Alma MAHLER (1879-1964)
Lieder und Gesänge
Fünf Lieder [12:42]
Vier Lieder [11:58]
Fünf Gesänge [16:26]
Patrizia MONTANARO (b. 1956)
Canto di Penelope (Rosaria Lo Russo) (Melologue for soprano/actress and piano) [21:37]
Catharina Kroeger (soprano)
Monica Lonero (piano)
rec. October 2014, Digital Records, Rome, Italy
Sung texts available online
BRILLIANT CLASSICS 95469 [63:45]
Alma Schindler studied composition from the age of sixteen and later met Alexander von Zemlinsky, with whom she also studied. When she met Gustav Mahler in 1901 she was forced to give up her studies and her composer career. At the end of his life Gustav had second thoughts and in 1910 he helped her publish Fünf Lieder. These songs were probably composed a decade earlier. After Gustav’s demise she published two more groups of songs: Vier Lieder (1915) and Fünf Gesänge (1924). Another two songs were published posthumously in 2000.
From time to time some of her songs appear in recitals and there have been a number of recordings. I have reviewed a couple of discs with the early Fünf Lieder (review) (review) and have a BIS disc from 1995 with songs by Clara Schumann and Fanny Mendelssohn besides of Alma Mahler’s songs: the Vier Lieder plus two songs from each of the other groups. The singer is Christina Högman. There are also at least three issues with all her songs. On Ondine Finnish mezzo-soprano Lilli Paasikivi sings all sixteen with orchestra accompaniment by Jorma Panula; on Ruth Ziesak, Iris Vermillion and Christian Elsner perform the 14 originally published songs with piano accompaniments by Cord Garben and with Alma’s teacher Zemlinsky’s songs Op. 7 as fillers; on Globe Charlotte Margiono sings all sixteen with orchestra and with Zemlinsky’s Waldesgespräch as filler. I haven’t heard any of these.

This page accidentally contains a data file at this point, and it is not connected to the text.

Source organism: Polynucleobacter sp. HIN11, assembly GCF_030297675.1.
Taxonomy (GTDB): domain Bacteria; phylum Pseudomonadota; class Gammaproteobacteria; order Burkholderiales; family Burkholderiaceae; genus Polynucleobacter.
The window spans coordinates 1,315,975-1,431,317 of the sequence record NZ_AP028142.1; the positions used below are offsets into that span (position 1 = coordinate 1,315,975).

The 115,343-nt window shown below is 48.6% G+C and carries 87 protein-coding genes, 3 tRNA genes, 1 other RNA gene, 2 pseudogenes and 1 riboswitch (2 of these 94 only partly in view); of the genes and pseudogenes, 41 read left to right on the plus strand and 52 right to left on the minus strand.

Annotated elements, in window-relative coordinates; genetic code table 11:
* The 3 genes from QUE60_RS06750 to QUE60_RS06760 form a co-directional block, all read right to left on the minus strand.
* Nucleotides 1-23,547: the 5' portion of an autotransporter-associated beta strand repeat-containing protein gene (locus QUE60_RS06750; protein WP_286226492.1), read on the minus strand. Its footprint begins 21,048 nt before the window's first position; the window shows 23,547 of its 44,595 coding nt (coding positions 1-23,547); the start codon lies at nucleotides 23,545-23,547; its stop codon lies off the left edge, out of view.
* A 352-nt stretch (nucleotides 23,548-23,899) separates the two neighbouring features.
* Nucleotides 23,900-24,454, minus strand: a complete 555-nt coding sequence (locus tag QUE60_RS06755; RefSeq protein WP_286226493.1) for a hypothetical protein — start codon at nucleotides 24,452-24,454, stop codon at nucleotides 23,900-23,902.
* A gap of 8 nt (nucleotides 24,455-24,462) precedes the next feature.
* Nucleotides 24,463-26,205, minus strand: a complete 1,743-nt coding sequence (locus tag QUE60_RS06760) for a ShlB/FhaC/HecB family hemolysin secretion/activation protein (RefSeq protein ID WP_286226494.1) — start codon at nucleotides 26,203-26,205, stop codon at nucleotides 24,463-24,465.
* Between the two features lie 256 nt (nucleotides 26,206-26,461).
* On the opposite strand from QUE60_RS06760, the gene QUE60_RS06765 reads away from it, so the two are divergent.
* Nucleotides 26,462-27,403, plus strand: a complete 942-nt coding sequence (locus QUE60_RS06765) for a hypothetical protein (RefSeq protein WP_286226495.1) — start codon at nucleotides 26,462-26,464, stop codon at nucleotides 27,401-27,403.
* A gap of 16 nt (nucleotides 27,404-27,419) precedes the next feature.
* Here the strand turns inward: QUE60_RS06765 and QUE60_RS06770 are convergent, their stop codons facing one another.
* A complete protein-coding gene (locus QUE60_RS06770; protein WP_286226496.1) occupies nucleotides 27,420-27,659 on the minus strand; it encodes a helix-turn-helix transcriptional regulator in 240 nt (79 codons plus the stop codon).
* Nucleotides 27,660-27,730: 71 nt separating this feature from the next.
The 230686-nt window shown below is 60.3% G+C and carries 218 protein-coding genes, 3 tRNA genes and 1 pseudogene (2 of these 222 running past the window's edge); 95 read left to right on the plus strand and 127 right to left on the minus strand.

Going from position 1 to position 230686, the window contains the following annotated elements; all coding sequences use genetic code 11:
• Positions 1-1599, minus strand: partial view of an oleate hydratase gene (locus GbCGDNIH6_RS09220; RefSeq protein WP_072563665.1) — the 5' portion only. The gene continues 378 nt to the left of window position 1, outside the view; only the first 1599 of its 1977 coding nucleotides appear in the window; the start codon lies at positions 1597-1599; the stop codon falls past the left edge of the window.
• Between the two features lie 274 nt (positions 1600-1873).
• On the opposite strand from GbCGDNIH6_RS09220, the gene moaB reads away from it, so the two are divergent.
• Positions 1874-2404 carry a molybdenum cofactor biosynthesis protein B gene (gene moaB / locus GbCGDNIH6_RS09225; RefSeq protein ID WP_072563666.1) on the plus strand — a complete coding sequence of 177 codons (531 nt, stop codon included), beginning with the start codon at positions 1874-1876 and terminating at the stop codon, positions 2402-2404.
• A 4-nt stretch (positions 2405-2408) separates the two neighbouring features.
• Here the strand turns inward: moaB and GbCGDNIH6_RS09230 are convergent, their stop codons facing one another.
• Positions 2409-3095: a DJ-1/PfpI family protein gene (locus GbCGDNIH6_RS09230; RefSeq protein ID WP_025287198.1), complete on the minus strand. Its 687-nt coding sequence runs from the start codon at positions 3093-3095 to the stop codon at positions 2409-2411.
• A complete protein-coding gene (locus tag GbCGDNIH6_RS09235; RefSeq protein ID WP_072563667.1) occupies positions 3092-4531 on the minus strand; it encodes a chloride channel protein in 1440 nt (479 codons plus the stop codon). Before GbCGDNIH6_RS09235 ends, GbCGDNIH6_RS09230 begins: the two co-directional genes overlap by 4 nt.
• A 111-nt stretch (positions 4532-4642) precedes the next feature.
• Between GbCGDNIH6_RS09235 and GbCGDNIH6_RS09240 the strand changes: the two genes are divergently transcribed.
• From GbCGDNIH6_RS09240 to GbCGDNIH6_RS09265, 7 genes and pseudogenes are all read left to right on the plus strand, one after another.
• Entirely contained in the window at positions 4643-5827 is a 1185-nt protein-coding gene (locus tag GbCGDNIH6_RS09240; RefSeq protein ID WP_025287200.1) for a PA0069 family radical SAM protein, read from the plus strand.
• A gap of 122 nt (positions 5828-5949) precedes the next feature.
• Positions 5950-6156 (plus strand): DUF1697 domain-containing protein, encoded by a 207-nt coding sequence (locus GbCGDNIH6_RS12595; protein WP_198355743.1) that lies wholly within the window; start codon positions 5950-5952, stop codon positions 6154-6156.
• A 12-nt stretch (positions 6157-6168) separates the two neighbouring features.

The present disc includes only the fourteen songs published during Alma’s lifetime. It’s a pity the two posthumous songs were omitted; there is space left. We don’t know much about the chronology of the songs, since few of them are dated or mentioned in her writings. However the Vier Lieder published in 1915 are more modern, harmonically, than the other two groups. Generally all the songs are well crafted and appealing though rather anonymous. Her ability to marry text with music is anyway conspicuous and it is valuable to have the songs collected in good readings. Catharina Kroeger has an agreeable, rather bright soprano and she sings sensitively and with fine nuances.
The “filler”, Patrizia Montanaro’s Canto di Penelope, has, as far as I understand, no connection with Alma Mahler – unless we regard both as strong-willed women. But while Penelope has been known for her fidelity to Odysseus, in spite of having many suitors, Alma Mahler seems to have been fairly promiscuous. Canto di Penelope was composed in 2003 for Catharina Kroeger, and it is subtitled Melologue for soprano-actress and piano. It is a fascinating work that takes some time to come to terms with. The vocal part ranges from spoken lines via Sprechgesang to pure singing. It is intense, dramatic and in long stretches also beautiful, although there are no melodies in the conventional sense. The piano part is very expressive. The texts are available at www.brilliantclassics.com but I would have preferred to have the translations side by side, not on separate pages.
Though not a genius – as her husband certainly was – it is still good to have Alma Mahler’s songs available at an affordable price – and in the bargain one gets the fascinating challenge of Canto di Penelope.
1. Die stille Stadt (Richard Dehmel) [2:40]
2. In meines Vaters Garten (Otto Erich Hartleben) [5:26]
3. Laue Sommernacht (Otto Julius Bierbaum) [1:52]
4. Bei dir ist es traut (Rainer Maria Rilke) [1:52]
5. Ich wandle unter Blumen (Heinrich Heine) [0:52]
6. Licht in der Nacht (Bierbaum) [3:28]
7. Waldseligkeit (Dehmel) [2:31]
8. Ansturm (Dehmel) [1:39]
9. Emtelied (Gustav Falke) [4:10]
10. Hymne (Novalis) [4:58]
11. Ekstase (Bierbaum) [2:35]
12. Der Erkennende (Franz Werfel) [2:48]
13. Lobgesang (Dehmel) [3:05]
14. Hymne an die Nacht (Novalis) [3:20]